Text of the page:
Astronauts Rest Up From Shuttle Launch Delays

Astronauts Rest Up From Shuttle Launch Delays
At Launch Pad 39A at NASA's Kennedy Space Center in Florida, STS-127 crew members gather near space shuttle Endeavour's hatch to place the mission plaque before launch. Clockwise from left are pilot Doug Hurley, mission specialists Julie Payette, Christopher Cassidy, Dave Wolf, Tom Marshburn and Tim Kopra and commander Mark Polansky. Payette represents the Canadian Space Agency. (Image credit: NASA.Kim Shiflett.)

CAPE CANAVERAL, Fla. - Astronauts have a reputation fortheir super-human commitment to a mission, but even spaceflyers like theshuttle Endeavor?s crew need a break once in a while - especially after the ?tryingordeal of five launch scrubs.

On both Sunday and Monday the crew boarded Endeavour andwaited, lying on their backs in the small shuttle?s crew cabin for hours ?beforetheir liftoff plans werefoiled by weather.

Tuesday is a much-needed rest and recuperation day for thespaceflyers, who are due to try to blast off again Wednesday at 6:03 p.m.EDT (2203 GMT).

"Taking it easy today,"commander Mark Polansky wrote Tuesday morning on Twitter. "Two scrubs in arow take a little out of you physically. I'll fly some shuttle landingstonight."

Polansky and pilot Doug Hurleyplan to practice landing the space shuttle this evening by guiding a modifiedGulfstream aircraft to the ground in simulated shuttle landings.

Endeavour's mission specialists -Canadian Julie Payette and NASA astronauts David Wolf, Chris Cassidy,Thomas Marshburn and Tim Kopra - are spending the dayvisiting with friends and family and studying up for their grueling16-day space station construction mission.

The astronauts aren't the onlyones who are tired. NASA's large ground workforce has been workingfor many days to prep the shuttle for each launch attempt and keep it ingood shape for its eventual liftoff. Though they've been working hard,exhaustion hasn't set in yet, launch director Pete Nickolenko said.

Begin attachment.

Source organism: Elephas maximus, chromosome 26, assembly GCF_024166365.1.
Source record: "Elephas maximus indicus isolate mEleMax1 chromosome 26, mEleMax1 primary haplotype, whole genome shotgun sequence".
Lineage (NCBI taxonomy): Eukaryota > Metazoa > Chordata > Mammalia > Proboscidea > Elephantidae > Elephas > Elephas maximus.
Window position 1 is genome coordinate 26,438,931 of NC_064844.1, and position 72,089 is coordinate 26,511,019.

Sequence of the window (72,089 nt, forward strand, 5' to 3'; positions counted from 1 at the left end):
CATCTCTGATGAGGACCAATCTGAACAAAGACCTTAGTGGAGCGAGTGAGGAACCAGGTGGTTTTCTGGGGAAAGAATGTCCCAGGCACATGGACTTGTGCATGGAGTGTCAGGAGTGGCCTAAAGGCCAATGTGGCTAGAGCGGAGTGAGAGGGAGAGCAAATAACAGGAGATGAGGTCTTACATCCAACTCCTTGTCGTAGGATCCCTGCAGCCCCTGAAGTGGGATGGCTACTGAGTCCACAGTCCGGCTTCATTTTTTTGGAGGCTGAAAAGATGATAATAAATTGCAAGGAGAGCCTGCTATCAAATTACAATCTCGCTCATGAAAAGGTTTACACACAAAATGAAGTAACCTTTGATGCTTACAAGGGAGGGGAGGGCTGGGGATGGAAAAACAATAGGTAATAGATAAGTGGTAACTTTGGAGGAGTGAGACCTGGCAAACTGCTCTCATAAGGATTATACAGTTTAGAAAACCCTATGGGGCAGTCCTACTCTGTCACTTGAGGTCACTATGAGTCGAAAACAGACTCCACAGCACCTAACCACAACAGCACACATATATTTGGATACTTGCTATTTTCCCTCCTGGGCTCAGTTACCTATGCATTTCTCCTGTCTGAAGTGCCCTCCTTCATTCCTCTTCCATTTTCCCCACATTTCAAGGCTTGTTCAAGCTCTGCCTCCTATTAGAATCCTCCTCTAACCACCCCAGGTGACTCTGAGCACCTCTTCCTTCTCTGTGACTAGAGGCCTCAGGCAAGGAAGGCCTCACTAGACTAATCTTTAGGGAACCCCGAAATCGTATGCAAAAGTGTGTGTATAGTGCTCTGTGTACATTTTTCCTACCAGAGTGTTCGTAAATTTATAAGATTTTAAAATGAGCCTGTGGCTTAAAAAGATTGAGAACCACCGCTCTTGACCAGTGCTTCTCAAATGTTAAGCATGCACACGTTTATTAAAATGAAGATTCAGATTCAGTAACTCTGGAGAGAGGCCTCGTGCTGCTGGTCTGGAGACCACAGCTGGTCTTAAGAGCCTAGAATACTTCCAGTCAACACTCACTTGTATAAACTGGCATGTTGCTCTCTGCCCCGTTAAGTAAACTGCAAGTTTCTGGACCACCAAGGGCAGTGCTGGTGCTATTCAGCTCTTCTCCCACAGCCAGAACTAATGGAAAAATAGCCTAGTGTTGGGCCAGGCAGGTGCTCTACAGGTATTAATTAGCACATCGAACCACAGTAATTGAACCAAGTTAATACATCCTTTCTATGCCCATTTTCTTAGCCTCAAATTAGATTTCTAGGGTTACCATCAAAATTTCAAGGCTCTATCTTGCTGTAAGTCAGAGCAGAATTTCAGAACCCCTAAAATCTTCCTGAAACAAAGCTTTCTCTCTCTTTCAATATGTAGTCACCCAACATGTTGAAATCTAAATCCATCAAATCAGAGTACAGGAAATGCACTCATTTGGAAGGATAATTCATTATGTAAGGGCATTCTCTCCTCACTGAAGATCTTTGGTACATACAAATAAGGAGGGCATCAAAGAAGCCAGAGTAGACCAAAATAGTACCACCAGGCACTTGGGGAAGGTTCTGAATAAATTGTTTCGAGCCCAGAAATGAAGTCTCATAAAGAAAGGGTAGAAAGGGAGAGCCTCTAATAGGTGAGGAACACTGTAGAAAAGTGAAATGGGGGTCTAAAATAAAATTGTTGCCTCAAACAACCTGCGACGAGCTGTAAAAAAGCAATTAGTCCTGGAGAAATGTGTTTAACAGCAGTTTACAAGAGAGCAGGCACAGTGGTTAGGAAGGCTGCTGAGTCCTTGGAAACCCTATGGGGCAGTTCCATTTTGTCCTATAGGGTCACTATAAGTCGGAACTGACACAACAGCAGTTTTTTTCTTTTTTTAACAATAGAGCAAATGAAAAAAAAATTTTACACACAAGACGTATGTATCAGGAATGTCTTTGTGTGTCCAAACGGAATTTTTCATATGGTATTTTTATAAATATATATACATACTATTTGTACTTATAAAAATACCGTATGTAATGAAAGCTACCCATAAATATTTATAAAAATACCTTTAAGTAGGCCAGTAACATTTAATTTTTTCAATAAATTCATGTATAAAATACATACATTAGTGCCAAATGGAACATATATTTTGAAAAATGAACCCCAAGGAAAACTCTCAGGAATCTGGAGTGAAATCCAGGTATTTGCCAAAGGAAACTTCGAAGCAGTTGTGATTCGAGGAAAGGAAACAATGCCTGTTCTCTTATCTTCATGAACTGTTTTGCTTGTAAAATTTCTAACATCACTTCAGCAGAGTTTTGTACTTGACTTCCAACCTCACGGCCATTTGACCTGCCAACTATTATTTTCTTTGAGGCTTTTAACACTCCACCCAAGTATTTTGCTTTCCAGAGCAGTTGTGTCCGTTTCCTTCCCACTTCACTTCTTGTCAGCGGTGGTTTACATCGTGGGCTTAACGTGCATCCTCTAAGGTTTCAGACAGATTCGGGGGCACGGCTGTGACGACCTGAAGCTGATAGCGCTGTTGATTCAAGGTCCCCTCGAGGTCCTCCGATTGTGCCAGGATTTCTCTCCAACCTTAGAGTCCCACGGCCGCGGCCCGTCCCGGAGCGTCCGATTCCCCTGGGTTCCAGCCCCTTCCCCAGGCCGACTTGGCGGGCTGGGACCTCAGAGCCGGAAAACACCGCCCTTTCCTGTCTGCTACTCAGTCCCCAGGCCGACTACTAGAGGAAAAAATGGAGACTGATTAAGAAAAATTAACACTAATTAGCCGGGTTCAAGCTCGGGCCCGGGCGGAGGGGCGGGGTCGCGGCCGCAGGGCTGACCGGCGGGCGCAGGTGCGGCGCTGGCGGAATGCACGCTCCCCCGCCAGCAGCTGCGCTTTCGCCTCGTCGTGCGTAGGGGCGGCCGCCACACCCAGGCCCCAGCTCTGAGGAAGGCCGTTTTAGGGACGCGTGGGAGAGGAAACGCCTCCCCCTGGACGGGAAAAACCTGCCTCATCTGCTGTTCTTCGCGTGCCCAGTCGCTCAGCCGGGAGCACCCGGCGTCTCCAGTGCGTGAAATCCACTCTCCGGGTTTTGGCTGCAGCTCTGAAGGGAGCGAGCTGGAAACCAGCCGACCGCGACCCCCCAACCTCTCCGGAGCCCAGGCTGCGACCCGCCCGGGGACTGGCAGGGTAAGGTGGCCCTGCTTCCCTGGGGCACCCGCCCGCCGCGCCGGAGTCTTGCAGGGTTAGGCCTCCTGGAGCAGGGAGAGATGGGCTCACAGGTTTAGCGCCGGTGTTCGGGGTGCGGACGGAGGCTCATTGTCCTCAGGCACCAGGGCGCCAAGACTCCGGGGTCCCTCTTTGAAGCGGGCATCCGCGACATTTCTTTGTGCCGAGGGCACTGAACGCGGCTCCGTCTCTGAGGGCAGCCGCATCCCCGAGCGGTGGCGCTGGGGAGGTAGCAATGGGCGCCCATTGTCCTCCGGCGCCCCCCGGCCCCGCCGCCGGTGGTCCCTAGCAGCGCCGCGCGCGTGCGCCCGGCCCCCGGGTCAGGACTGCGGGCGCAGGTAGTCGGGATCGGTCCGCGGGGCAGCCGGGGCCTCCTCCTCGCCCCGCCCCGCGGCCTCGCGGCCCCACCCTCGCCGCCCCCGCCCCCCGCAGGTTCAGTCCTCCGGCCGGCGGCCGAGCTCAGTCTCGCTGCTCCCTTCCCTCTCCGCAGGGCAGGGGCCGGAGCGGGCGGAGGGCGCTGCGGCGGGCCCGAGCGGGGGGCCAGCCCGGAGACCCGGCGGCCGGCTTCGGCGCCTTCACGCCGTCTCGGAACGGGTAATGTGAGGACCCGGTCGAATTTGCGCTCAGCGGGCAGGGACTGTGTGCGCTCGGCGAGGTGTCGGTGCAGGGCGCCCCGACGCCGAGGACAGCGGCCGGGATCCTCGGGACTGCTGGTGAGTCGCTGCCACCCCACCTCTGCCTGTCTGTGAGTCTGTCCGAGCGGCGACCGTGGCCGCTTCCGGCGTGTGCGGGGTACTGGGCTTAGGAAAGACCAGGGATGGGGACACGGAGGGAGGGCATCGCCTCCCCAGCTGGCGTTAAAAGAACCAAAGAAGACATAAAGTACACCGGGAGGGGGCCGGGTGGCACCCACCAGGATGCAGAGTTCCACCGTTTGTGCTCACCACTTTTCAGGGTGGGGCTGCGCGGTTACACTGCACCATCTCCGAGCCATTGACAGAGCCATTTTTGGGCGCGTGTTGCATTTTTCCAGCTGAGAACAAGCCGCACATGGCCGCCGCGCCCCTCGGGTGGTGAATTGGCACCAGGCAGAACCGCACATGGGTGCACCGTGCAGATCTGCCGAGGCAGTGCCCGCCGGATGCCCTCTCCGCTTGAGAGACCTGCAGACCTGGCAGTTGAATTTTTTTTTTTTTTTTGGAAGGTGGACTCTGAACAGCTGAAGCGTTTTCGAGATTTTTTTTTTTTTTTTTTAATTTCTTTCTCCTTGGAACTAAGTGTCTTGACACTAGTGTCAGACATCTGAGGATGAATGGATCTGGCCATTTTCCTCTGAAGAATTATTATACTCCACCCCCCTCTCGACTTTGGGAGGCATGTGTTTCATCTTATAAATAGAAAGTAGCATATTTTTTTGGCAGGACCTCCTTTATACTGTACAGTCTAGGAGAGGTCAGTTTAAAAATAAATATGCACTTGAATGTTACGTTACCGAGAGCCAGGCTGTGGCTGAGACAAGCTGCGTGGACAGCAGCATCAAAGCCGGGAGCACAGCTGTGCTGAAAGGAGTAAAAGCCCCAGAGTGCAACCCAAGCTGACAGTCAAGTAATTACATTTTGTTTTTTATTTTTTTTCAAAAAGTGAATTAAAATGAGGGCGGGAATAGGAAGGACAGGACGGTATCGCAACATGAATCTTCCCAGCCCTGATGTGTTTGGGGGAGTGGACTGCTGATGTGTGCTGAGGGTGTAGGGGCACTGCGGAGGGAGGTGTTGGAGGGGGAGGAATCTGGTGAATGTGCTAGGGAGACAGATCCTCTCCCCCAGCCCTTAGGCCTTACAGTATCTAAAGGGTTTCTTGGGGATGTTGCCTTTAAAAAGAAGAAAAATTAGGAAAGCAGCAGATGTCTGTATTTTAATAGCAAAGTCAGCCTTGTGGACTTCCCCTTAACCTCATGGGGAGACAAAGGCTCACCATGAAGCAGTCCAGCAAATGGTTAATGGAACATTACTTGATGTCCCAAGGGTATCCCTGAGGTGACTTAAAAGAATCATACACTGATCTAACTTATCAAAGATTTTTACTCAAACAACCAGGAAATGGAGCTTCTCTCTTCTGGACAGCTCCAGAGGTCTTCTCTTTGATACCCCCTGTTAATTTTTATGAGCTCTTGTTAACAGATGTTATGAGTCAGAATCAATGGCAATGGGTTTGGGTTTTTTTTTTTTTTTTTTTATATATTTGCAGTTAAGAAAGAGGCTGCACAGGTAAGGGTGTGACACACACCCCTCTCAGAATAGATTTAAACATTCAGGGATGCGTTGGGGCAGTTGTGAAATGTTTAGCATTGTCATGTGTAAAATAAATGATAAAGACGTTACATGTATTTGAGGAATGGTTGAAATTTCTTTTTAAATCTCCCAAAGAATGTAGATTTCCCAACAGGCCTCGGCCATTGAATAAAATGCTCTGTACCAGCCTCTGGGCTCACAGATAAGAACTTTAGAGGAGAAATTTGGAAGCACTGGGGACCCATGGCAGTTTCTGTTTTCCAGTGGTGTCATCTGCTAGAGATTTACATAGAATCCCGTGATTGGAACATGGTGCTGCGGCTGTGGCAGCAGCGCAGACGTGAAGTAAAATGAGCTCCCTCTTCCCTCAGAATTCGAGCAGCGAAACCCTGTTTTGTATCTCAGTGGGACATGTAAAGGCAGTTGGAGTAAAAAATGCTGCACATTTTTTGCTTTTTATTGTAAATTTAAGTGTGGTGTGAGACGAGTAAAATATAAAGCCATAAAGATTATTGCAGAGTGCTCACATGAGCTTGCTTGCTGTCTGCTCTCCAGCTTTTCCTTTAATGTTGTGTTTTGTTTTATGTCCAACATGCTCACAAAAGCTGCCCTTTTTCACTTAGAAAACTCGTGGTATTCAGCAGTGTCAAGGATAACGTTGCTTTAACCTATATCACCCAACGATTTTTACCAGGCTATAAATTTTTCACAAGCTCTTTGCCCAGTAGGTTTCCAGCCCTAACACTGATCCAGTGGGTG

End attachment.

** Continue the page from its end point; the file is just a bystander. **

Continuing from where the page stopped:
"The team's postured and ready," Nickolenko said Mondaynight after the latest delay. "Certainly folks have been at it for awhile. Actually I'd characterize the mood as still very positive because wewere very close to making that attempt today. I still think that we are veryconfident and we?re ready to give it a shot for the attempt on Wednesday."

Yesterday was the fifthdisappointment for a mission that has been held on the ground by persistentthunderstorms near Kennedy Space Center here and a gas leak on the shuttle thathas since been repaired. The mission is slated to deliver the last piece of thespace station?s Japanese Kibo lab during five spacewalks.

"Well, this isn't the tweet Ihoped to send, but it's just not easy to launch a shuttle," Polansky wroteafter Monday's scrub. "We're fine in spite of this, and we'll hope forWed."

Though the delays are frustratingfor everyone, especially the astronauts, it's the name of the game for such acomplex endeavor.

"Obviously they'redisappointed, but they understand," NASA spokesman Allard Beutel said."They've been training more than a year for this. If it takes acouple extra days to do the whole mission, I think they're okay with it. Thisis part of human spaceflight. After today they'll feel recharged, ready to gofor launch." is providing continuous coverage of STS-127with reporter Clara Moskowitz at Cape Canaveral and senior editor Tariq Malikin New York. Click herefor mission updates and's live NASA TV video feed.


Join our Space Forums to keep talking space on the latest missions, night sky and more! And if you have a news tip, correction or comment, let us know at:

Clara Moskowitz
Assistant Managing Editor

Clara Moskowitz is a science and space writer who joined the team in 2008 and served as Assistant Managing Editor from 2011 to 2013. Clara has a bachelor's degree in astronomy and physics from Wesleyan University, and a graduate certificate in science writing from the University of California, Santa Cruz. She covers everything from astronomy to human spaceflight and once aced a NASTAR suborbital spaceflight training program for space missions. Clara is currently Associate Editor of Scientific American. To see her latest project is, follow Clara on Twitter.